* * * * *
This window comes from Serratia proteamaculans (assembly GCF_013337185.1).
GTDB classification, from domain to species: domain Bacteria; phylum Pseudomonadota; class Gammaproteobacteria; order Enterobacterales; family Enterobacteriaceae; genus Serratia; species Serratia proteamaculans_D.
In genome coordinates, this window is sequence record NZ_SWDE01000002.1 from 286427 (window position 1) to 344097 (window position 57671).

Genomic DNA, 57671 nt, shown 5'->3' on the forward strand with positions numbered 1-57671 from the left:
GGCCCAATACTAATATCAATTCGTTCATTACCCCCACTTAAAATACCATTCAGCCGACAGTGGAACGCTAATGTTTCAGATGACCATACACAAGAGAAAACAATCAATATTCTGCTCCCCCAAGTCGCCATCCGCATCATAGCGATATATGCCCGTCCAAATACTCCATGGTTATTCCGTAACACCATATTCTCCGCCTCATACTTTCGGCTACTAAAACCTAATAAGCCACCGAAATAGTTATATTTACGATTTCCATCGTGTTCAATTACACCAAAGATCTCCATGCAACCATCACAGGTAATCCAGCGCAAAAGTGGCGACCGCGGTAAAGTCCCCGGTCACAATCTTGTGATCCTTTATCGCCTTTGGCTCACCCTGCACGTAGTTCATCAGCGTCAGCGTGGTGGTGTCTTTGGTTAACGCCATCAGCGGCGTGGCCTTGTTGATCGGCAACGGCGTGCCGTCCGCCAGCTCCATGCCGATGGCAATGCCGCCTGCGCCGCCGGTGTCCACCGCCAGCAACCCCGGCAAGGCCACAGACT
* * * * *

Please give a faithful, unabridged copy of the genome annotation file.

This window comes from Serratia proteamaculans (assembly GCF_013337185.1).
GTDB classification, from domain to species: domain Bacteria; phylum Pseudomonadota; class Gammaproteobacteria; order Enterobacterales; family Enterobacteriaceae; genus Serratia; species Serratia proteamaculans_D.
In genome coordinates, this window is sequence record NZ_SWDE01000002.1 from 286427 (window position 1) to 344097 (window position 57671).

Genomic DNA, 57671 nt, shown 5'->3' on the forward strand with positions numbered 1-57671 from the left:
GGCCCAATACTAATATCAATTCGTTCATTACCCCCACTTAAAATACCATTCAGCCGACAGTGGAACGCTAATGTTTCAGATGACCATACACAAGAGAAAACAATCAATATTCTGCTCCCCCAAGTCGCCATCCGCATCATAGCGATATATGCCCGTCCAAATACTCCATGGTTATTCCGTAACACCATATTCTCCGCCTCATACTTTCGGCTACTAAAACCTAATAAGCCACCGAAATAGTTATATTTACGATTTCCATCGTGTTCAATTACACCAAAGATCTCCATGCAACCATCACAGGTAATCCAGCGCAAAAGTGGCGACCGCGGTAAAGTCCCCGGTCACAATCTTGTGATCCTTTATCGCCTTTGGCTCACCCTGCACGTAGTTCATCAGCGTCAGCGTGGTGGTGTCTTTGGTTAACGCCATCAGCGGCGTGGCCTTGTTGATCGGCAACGGCGTGCCGTCCGCCAGCTCCATGCCGATGGCAATGCCGCCTGCGCCGCCGGTGTCCACCGCCAGCAACCCCGGCAAGGCCACAGACT